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Does Each Lines Carry Its Own Meaning?

Different types of gemstones have been used for centuries as symbols and icons for just about everything. Ancient Romans wore jewelry with stones believed to carry supernatural healing powers, and the pharaoh-era Egyptians would sometimes bury their dead with turquoise and rubies. Today, gemstones speak more to things like personality, taste, or status. Whether you just want to find a piece to match an outfit or make a personal statement, read this gemstone buying guide to learn about the key things to consider when looking at different types of gemstones.


None, really; the distinction between these terms has more historical significance than anything. The ancient Greeks are generally credited with defining stones as precious or semi-precious. Precious stones were labeled as such because of their rarity—diamonds, rubies, sapphires, and emeralds were hard to come by back then. All other gemstones were considered semi-precious.

Since modern jewelry markets see such a wide breadth of gemstone quality and availability, the terms carry less meaning. While stones like diamond are certainly still seen as valuable, they don’t always necessarily carry more value than a semi-precious stone. Unique features or a particularly flaw-free makeup can make a semi-precious stone more valuable than its precious brethren.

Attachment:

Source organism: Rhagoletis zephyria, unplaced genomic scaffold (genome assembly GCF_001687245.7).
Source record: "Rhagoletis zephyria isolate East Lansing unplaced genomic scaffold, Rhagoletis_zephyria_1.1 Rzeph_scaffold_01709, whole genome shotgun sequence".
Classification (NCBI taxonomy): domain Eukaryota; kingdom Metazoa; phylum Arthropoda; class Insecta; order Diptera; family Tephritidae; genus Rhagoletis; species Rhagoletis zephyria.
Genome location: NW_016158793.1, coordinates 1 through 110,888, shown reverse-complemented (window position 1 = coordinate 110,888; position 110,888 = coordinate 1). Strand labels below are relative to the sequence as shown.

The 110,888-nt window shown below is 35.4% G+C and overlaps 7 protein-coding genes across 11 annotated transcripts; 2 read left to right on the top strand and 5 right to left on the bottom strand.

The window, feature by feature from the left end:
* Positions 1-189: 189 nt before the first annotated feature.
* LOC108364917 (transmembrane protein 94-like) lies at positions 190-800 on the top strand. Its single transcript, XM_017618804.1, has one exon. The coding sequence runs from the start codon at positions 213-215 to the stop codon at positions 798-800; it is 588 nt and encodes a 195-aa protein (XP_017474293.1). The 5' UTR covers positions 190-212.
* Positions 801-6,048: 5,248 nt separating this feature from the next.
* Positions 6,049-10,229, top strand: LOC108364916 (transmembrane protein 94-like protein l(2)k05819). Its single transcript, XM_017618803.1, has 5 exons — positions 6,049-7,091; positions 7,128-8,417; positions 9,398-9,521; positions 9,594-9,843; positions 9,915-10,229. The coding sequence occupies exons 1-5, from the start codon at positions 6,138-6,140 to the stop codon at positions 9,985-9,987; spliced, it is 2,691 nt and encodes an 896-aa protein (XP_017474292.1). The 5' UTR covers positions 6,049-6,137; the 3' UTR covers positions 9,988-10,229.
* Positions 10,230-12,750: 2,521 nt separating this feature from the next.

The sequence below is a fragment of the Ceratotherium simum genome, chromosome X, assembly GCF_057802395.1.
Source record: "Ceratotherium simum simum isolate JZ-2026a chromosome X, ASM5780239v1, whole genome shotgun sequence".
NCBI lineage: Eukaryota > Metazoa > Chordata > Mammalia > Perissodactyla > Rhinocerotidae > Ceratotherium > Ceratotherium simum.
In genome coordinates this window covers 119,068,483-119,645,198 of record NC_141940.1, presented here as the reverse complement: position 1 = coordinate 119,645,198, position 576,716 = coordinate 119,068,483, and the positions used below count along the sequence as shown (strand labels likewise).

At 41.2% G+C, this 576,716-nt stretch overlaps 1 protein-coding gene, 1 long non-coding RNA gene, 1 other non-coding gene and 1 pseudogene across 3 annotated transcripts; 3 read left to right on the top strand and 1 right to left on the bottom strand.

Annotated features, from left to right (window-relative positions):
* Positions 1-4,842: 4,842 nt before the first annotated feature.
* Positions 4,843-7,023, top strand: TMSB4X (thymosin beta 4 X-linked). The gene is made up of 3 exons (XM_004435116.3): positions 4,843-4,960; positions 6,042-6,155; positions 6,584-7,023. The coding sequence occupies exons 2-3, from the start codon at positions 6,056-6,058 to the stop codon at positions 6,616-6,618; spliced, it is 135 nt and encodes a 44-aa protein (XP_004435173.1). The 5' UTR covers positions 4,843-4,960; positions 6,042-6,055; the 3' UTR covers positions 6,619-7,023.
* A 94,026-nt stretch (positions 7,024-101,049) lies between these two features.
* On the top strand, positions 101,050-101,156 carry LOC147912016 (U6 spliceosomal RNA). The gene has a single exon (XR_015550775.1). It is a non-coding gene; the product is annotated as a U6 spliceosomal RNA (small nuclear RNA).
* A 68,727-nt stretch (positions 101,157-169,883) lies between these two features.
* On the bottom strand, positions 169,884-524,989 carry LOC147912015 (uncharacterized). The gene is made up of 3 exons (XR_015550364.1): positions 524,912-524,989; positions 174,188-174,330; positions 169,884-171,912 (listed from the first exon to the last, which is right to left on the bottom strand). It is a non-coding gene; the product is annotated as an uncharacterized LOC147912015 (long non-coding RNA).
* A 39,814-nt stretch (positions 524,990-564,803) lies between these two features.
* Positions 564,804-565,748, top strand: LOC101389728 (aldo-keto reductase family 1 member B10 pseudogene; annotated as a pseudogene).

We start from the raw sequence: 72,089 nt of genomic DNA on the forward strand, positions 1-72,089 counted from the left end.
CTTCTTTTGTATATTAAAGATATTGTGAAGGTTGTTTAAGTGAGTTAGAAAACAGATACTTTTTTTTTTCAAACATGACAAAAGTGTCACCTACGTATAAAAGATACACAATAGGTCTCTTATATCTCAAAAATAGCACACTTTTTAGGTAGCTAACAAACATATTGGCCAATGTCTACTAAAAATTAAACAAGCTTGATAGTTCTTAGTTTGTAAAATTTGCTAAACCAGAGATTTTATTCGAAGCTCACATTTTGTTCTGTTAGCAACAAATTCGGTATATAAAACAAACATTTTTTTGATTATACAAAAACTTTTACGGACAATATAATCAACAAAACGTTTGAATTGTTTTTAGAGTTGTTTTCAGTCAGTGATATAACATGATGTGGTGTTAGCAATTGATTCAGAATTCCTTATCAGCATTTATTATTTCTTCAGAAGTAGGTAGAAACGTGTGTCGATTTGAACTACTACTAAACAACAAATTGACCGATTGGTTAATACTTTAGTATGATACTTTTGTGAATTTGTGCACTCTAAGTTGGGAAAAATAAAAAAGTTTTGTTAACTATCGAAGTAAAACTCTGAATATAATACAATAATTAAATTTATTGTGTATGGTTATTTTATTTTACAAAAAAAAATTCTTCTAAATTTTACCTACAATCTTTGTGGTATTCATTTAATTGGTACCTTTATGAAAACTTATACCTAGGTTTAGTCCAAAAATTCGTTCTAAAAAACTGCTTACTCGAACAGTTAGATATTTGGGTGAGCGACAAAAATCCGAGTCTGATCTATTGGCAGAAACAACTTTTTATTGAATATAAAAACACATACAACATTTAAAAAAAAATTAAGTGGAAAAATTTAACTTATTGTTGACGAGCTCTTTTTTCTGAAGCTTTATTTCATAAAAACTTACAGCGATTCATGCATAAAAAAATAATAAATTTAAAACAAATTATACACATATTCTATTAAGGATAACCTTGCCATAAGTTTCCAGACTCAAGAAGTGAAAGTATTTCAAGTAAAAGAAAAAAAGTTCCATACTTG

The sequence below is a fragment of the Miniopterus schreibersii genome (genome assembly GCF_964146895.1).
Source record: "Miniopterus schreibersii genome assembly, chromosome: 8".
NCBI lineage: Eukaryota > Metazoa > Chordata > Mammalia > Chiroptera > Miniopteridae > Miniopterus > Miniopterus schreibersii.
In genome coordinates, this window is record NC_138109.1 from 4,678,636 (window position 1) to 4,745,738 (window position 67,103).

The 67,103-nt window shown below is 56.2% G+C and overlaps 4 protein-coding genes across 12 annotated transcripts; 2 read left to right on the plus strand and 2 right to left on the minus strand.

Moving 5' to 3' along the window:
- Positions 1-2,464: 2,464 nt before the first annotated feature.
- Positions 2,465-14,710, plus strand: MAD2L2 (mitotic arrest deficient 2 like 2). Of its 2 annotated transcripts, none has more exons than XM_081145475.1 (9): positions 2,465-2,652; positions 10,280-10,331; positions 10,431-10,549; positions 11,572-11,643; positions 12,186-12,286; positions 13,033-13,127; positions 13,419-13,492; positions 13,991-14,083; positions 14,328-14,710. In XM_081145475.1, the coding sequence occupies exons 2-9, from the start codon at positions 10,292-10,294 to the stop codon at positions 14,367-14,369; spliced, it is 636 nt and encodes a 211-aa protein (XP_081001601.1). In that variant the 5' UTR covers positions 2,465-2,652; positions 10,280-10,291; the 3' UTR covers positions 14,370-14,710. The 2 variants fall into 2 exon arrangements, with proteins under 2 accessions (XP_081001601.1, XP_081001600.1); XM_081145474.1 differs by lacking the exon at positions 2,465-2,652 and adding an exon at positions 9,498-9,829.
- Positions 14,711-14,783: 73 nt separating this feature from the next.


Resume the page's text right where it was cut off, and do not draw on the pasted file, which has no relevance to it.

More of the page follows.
Lab-Created vs. Simulated Gemstones

While they’re both manmade, the key difference between lab-created and simulated gemstones is their chemical and material makeup. Here are some fast facts on both:

Lab-Created Stones

  • Nearly identical to genuine stones; share similar chemical makeup
  • Undergo heat, pressure, and mineral interactions in lab conditions
  • Takes fraction of the time a genuine stone takes to be made
  • Static lab conditions mean fewer inclusions
  • Typically, are more affordable than genuine gemstones

Simulated Stones

The weight of a gemstone, like diamonds, is measured in carats. As with diamonds, 1 carat is equal to 0.2 grams. However, since different gemstones have different densities, two stones of the same physical size can vary in their carat count.

  • Don’t share chemical similarities with genuine stones
  • Also made in labs
  • Created with materials such as glass or plastic
  • Sometimes are supplemented with metals like aluminum to add shine
  • Common examples: cubic zirconia, Swarovski crystals, and rhinestones
  • Typically, are more affordable than genuine gemstones